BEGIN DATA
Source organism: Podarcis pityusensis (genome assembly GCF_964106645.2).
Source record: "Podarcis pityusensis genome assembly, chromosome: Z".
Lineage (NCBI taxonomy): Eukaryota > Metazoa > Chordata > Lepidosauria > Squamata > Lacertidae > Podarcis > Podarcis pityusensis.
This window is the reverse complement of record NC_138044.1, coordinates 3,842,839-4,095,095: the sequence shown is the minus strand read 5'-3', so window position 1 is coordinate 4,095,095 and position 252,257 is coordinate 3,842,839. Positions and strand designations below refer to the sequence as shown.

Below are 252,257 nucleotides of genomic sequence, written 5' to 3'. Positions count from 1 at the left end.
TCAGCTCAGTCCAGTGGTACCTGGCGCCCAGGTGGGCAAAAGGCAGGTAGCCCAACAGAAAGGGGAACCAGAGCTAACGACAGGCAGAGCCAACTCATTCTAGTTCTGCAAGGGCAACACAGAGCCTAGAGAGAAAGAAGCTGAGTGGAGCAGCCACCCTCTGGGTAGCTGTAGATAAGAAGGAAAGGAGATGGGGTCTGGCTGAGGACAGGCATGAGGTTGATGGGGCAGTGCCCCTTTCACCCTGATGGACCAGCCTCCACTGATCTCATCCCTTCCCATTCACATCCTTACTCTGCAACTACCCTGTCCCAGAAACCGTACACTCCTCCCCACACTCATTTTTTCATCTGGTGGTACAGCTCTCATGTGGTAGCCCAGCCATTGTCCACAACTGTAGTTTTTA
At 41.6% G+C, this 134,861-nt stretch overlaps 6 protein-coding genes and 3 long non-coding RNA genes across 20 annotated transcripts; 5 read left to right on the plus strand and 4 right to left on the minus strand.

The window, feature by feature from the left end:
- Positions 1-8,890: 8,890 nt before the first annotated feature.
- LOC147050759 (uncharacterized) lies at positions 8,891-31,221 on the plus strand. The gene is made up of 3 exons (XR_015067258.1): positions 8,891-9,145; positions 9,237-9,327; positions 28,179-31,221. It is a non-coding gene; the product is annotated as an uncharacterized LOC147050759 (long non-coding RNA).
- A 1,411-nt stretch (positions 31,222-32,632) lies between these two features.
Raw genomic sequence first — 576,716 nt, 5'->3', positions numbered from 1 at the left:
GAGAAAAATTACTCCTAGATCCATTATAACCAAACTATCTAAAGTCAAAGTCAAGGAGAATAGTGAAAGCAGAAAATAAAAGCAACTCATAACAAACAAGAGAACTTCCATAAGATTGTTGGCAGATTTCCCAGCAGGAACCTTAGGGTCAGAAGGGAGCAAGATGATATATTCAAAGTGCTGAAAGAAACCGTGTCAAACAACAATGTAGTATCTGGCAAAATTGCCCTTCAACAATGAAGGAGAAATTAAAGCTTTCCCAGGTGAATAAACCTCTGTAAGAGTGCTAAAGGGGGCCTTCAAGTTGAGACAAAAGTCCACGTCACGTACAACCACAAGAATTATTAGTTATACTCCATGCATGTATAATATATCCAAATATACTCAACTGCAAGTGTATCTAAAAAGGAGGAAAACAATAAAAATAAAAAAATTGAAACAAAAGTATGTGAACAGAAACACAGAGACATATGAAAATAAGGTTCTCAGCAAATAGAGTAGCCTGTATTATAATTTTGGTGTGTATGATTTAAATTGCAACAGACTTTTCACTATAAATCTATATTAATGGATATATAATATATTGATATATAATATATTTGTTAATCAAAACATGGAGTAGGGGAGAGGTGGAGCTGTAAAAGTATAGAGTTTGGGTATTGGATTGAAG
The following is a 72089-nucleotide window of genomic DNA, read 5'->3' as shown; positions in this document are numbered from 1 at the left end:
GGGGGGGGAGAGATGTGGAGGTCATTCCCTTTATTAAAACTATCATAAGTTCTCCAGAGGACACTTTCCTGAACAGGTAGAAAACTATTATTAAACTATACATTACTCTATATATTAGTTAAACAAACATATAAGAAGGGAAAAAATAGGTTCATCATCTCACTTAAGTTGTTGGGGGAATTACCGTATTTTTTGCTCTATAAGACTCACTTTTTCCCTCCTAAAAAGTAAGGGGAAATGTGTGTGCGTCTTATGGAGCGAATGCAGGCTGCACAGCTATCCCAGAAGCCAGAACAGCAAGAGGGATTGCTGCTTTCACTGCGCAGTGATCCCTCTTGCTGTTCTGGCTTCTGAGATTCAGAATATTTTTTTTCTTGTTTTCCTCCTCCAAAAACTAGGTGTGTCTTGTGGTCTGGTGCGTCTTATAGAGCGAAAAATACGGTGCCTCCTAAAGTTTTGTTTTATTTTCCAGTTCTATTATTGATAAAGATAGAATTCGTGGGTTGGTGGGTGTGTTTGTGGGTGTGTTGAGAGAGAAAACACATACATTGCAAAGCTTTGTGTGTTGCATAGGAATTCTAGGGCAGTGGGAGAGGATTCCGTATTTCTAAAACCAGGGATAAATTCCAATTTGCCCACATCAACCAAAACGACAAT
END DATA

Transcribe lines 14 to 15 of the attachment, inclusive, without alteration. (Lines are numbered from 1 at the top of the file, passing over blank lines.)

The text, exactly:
The following is a 72089-nucleotide window of genomic DNA, read 5'->3' as shown; positions in this document are numbered from 1 at the left end:
GGGGGGGGAGAGATGTGGAGGTCATTCCCTTTATTAAAACTATCATAAGTTCTCCAGAGGACACTTTCCTGAACAGGTAGAAAACTATTATTAAACTATACATTACTCTATATATTAGTTAAACAAACATATAAGAAGGGAAAAAATAGGTTCATCATCTCACTTAAGTTGTTGGGGGAATTACCGTATTTTTTGCTCTATAAGACTCACTTTTTCCCTCCTAAAAAGTAAGGGGAAATGTGTGTGCGTCTTATGGAGCGAATGCAGGCTGCACAGCTATCCCAGAAGCCAGAACAGCAAGAGGGATTGCTGCTTTCACTGCGCAGTGATCCCTCTTGCTGTTCTGGCTTCTGAGATTCAGAATATTTTTTTTCTTGTTTTCCTCCTCCAAAAACTAGGTGTGTCTTGTGGTCTGGTGCGTCTTATAGAGCGAAAAATACGGTGCCTCCTAAAGTTTTGTTTTATTTTCCAGTTCTATTATTGATAAAGATAGAATTCGTGGGTTGGTGGGTGTGTTTGTGGGTGTGTTGAGAGAGAAAACACATACATTGCAAAGCTTTGTGTGTTGCATAGGAATTCTAGGGCAGTGGGAGAGGATTCCGTATTTCTAAAACCAGGGATAAATTCCAATTTGCCCACATCAACCAAAACGACAAT